Survey Finds Slight Rise in Jews’ Intermarrying
By LAURIE GOODSTEIN
Published: September 11, 2003
New York Times
Along-anticipated study on American Jews has found that while the number of Jews who marry non-Jews rose only slightly in the last decade, two-thirds of the children of interfaith couples are not being raised as Jews.
The National Jewish Population Survey, released yesterday, is regarded by many Jewish groups as an important gauge of whether they are succeeding in passing on Jewish religious and ethnic identity from one generation to the next.
The report presents a picture of growing polarization between the “affiliated” Jews who are fueling the revival of Jewish spiritual and community life, and the “unaffiliated” Jews who are neither particularly involved nor observant.
The study revealed the dichotomy most clearly in Jewish education. Although a record 29 percent of Jewish children attend full-time Jewish day schools or yeshivas, enrollment fell in the synagogue Sunday schools and in afternoon Hebrew schools that provided previous generations with religious training.
For Jewish groups, the survey also raised alarms about the 22 percent of Jews who live in the West. It found that Jews there were far less likely to attend services, marry other Jews or celebrate Jewish holidays than Jews in other parts of the country, especially the Northeast.
“The study simply says to me, Don’t let up, keep at it,” said Stephen H. Hoffman, president and chief executive of United Jewish Communities, which sponsored the $6 million survey. “There are positive signs that we are making some inroads, but we have our work cut out for us.”
The survey also found that the Jewish population in the United States as a whole fell and grew older in the last 10 years. According to the survey, 5.2 million Jews live in the United States, a drop of 300,000 from 1990, despite a wave of Jewish immigrants from the former Soviet Union.
Jews tend to marry later, and have more education and a lower birthrate than the rest of Americans. Jewish women have fewer than two children each, too few to replace the Jewish population, the study found.
Ten years ago, the Jewish Population Survey galvanized many Jewish leaders with the finding that 52 percent of American Jews in the 1980’s had married outside the faith.
The authors of the report released yesterday now say that number was inflated because it included people who said they were not raised as Jews. They said a more accurate intermarriage rate would be 38 percent from 1980 to 1984, and 43 percent for 1985 to 1990. The rate remained the same until 1995, then rose to 47 percent by 2001.
“The rate of increase in intermarriage has clearly slowed,” said Laurence Kotler-Berkowitz, the survey’s research director.
Before 1970, Mr. Kotler-Berkowitz said, only 13 percent of Jews married non-Jews. The total number of Jewish adults now intermarried is 31 percent, he said.
Thirty-three percent of the children of intermarried couples are being raised as Jews, compared with 96 percent of children of Jewish couples.
Harvey Blitz, president of the Orthodox Union, said of the survey results, “You can look at it as saying, things didn’t get worse, but the truth is that the 1990 survey caused such a tremendous hue and outcry over how terrible the numbers were that this study showing a continuation of existing trends is not a positive result at all.”
The survey, sponsored by United Jewish Communities, the umbrella group of Jewish federations across the country, was released after questions about missing and incomplete data last year forced the researchers to submit the results to outside experts for investigation.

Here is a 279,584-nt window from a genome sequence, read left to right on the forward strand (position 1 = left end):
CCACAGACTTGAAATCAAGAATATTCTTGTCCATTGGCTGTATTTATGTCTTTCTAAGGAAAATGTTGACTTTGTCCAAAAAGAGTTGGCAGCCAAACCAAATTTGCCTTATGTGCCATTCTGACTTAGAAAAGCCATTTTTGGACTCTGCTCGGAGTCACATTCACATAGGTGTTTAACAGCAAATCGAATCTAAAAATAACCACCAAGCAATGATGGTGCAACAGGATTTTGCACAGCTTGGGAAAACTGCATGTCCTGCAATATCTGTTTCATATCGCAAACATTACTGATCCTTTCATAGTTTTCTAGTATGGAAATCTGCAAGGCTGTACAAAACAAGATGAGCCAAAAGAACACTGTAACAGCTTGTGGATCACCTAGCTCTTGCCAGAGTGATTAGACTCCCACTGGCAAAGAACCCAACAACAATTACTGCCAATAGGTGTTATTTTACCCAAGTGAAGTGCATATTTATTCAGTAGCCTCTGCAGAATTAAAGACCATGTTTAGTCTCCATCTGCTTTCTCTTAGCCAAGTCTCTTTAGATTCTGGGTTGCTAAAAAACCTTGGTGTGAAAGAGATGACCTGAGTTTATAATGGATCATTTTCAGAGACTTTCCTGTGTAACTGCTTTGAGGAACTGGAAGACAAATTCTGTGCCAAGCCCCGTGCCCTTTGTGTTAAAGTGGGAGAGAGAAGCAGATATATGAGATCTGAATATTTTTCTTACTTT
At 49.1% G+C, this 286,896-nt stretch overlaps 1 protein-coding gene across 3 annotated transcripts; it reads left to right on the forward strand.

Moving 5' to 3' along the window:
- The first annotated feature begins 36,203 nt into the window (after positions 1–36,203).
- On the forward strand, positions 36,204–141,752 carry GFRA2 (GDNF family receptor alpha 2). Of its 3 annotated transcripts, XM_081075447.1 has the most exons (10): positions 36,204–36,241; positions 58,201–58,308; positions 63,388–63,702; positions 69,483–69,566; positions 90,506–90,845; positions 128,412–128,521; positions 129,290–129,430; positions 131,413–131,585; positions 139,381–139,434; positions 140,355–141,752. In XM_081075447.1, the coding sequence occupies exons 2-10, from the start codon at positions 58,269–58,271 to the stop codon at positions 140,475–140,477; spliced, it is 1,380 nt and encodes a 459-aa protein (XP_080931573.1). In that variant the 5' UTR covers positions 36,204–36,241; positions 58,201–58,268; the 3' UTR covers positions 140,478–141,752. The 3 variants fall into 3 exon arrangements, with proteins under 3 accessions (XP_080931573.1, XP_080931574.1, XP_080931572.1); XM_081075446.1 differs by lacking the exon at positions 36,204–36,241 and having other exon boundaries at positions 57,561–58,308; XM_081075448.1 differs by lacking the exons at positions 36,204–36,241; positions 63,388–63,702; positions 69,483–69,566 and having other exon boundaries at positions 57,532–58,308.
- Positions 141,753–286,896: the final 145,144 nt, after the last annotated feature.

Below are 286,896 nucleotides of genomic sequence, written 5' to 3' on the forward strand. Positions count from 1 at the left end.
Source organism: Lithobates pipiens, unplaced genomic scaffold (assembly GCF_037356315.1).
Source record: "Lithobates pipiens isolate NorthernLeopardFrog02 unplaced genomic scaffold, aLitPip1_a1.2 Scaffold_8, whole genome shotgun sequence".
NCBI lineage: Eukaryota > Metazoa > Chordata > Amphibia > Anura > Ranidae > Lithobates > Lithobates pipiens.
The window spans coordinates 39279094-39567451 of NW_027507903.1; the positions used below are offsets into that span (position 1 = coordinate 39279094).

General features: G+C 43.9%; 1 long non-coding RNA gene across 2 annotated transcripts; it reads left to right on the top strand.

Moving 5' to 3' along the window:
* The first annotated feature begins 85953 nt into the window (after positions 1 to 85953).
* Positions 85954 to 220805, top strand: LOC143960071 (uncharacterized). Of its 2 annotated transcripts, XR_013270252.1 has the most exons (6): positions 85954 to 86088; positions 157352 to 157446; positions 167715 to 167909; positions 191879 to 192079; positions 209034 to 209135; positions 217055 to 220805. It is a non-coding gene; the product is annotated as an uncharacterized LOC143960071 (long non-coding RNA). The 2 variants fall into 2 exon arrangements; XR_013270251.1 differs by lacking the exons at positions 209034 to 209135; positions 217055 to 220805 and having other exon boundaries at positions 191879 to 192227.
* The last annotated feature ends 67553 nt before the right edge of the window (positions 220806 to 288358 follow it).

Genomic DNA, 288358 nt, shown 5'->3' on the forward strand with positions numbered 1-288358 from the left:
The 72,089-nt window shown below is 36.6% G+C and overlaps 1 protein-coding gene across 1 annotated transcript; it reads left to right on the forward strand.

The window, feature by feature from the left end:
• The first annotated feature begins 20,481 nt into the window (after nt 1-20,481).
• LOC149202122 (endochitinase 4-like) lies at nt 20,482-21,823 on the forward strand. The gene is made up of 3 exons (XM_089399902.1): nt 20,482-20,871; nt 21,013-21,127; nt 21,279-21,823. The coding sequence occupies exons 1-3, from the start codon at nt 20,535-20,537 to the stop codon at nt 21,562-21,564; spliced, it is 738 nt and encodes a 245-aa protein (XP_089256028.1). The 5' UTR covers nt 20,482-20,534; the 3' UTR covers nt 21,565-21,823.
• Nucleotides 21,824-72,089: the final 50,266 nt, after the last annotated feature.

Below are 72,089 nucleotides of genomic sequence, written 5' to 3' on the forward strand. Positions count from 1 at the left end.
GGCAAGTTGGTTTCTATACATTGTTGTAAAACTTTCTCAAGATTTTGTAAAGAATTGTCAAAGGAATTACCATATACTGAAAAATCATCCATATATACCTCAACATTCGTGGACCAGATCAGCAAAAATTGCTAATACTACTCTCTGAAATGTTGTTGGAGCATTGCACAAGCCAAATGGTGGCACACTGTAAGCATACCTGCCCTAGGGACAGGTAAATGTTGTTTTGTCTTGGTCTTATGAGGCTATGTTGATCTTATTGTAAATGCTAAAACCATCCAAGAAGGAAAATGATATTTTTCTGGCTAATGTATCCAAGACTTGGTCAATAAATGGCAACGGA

Bernard J. Shapiro, the former principal of McGill University who led the investigation, said in a preamble to the report that the experts found the results reliable. The study, conducted from August 2000 to August 2001, surveyed 4,523 American Jews who had been found by random phone calls to more than 1.3 million numbers. The margin of error was plus or minus two percentage points.
Among the thorniest issues, said Lorraine Blass, the project manager, was how to define who is a Jew. The survey included people who either said their religion was Jewish or who had at least one Jewish parent or a Jewish upbringing and had not converted to another monotheistic religion, like Christianity.
Orthodox Jews had complained that they were undercounted in the 1990 survey, partly because researchers phoned households on the Sabbath, when observant Jews do not answer their phones. The pollsters did not make that mistake this time.
They found that of the 46 percent of Jewish adults who belong to synagogues, 39 percent belong to a Reform synagogue, 33 percent were Conservative, 21 percent were Orthodox, 3 percent were Reconstructionist, and 4 percent were other.
The findings suggest that Jewish organizations face a challenge as the Jewish population ages. The median age of American Jews is 42, up from 37 a decade ago. The median for all Americans is 35. Older Jews are more likely to contribute to Jewish causes and to say that they feel “emotionally attached to Israel.”
Jewish leaders said yesterday that they were encouraged by the large number of children attending day schools compared with previous generations. As adults, these children are more likely than those who receive less Jewish education to observe religious customs, to marry other Jews and to raise Jewish children. Most of the rise in day school attendance is among Conservative and Reform Jews, not the Orthodox, who have long sent their children to yeshivas, Jewish leaders said.
Rabbi Jerome Epstein, executive vice president of the United Synagogue of Conservative Judaism, said that while his movement had lost members since the last survey, he saw hope in signs that affiliated Jews were increasingly involved.
“What I see is true growth in terms of commitment, which is really what we’re in business for,” Rabbi Epstein said.